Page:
myositis-specific autoantibodies,” says Dr. Aggarwal. Even at the Pittsburgh Myositis Center, which has an extremely comprehensive myositis lab, he notes that patients only have a positive myositis-specific autoantibody in about 60–70% of cases. He notes, “I think [that] in the future we will be able to discover these autoantibodies and, hopefully, come up to 90% or more.”
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Explore This IssueSeptember 2017
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Research into myositis is challenging, partly because the group of conditions is both rare and heterogeneous in its manifestations. Autoantibodies may open up new research avenues as clinicians can bring more uniformity to myositis research. “We still enroll patients with clinical symptoms of polymyositis and dermatomyositis or juvenile myositis or cancer-associated myositis,” notes Dr. Aggarwal. “However, now we are able to do post hoc analyses in clinical studies to see which of the autoantibody subset groups show better outcomes or other unique features.”
For example, in a recent clinical trial, 200 myositis patients with refractory DM, PM and juvenile DM were treated with rituximab.17 A post hoc analysis allowed researchers to see that patients with antisynthetase syndrome showed the best improvement of all the antibody groups. “Within this heterogeneous group we are able to have some uniformity using autoantibodies,” Dr. Aggarwal explains.
Dr. Aggarwal provides another example from disease-subset-specific treatment in patients positive for the anti-HMGCR antibody.18 “These patients in a limited data set have been shown to respond very well to IVIG even as a monotherapy.”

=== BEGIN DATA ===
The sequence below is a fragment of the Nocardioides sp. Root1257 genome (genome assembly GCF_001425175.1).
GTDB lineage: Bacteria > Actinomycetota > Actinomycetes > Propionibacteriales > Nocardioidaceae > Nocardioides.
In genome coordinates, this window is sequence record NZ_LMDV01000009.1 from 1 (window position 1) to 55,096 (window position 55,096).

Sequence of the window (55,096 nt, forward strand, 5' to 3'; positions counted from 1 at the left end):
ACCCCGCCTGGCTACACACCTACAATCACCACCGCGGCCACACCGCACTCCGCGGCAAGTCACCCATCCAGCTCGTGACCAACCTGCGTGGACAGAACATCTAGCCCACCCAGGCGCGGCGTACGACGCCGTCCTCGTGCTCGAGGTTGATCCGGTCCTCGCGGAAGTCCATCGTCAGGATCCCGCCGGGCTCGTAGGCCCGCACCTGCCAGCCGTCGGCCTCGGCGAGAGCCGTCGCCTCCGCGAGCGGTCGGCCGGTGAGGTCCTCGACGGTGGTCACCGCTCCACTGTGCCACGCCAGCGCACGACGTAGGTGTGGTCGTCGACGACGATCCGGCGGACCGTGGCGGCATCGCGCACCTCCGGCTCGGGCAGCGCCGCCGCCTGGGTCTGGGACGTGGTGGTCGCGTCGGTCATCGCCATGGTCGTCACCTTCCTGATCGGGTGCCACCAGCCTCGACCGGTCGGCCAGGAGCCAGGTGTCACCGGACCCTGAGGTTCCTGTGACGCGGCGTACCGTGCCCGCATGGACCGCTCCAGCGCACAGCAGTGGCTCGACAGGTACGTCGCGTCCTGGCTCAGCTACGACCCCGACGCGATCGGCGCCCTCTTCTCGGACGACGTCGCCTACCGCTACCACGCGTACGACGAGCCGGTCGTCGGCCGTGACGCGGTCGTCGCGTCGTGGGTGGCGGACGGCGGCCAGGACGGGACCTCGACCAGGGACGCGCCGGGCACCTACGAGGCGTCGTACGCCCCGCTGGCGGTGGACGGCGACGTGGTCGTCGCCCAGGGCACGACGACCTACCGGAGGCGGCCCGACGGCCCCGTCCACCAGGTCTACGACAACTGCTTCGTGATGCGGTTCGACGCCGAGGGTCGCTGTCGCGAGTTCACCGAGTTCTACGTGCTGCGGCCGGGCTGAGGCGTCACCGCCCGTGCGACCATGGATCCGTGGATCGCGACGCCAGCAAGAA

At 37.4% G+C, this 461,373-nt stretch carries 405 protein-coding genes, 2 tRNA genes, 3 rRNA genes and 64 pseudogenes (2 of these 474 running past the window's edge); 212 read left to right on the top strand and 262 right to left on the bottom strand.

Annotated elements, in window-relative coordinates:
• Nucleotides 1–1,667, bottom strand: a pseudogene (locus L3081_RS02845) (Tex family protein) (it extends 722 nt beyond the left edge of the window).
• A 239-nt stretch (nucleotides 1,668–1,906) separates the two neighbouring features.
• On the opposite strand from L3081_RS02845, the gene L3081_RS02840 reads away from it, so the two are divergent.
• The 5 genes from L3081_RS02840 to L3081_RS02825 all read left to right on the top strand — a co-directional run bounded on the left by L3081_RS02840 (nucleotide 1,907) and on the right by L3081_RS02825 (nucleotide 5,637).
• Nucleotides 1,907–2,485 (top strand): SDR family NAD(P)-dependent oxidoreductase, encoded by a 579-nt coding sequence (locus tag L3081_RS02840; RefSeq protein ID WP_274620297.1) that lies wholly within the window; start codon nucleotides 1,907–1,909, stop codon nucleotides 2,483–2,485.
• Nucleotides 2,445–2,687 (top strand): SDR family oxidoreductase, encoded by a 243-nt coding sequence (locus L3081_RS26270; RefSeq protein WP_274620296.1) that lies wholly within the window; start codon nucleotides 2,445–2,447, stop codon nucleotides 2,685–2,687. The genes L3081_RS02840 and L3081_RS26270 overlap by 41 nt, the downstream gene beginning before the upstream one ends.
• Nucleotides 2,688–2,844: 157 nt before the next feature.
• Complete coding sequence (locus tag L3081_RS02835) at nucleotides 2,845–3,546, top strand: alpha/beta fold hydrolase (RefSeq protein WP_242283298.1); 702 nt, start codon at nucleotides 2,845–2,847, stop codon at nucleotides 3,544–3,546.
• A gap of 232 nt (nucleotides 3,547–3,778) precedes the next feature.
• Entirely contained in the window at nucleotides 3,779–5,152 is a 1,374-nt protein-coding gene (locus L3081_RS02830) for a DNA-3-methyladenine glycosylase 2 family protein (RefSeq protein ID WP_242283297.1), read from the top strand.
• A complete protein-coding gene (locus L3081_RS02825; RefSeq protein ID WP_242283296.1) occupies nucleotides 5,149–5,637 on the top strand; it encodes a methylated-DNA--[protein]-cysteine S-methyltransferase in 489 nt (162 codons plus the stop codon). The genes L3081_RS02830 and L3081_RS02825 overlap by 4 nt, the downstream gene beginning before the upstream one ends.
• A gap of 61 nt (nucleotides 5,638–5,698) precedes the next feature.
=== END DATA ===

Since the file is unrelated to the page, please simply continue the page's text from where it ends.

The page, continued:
When to Get Help
Many general rheumatologists can successfully care for these IIM patients, but Dr. Aggarwal recommends referral in certain situations. If clinicians are struggling with diagnosis or with treatment-resistant disease, expert help may be needed. Dr. Aggarwal adds, “When the patient has severe disease to begin with, for example a patient with severe interstitial lung disease with myositis, I recommend clinicians refer to a more experienced myositis center.”
Ruth Jessen Hickman, MD, is a graduate of the Indiana University School of Medicine. She is a freelance medical and science writer living in Bloomington, Ind.
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- Aggarwal R, Bandos A, Reed AM, et al. Predictors of clinical improvement in rituximab-treated refractory adult and juvenile dermatomyositis and adult polymyositis. Arthritis Rheumatol. 2014 Mar;66(3):740–749.
- Mammen AL, Tiniakou E. Intravenous immune globulin for statin-triggered autoimmune myopathy. N Engl J Med. 2015 Oct 22;373(17):1680–1682.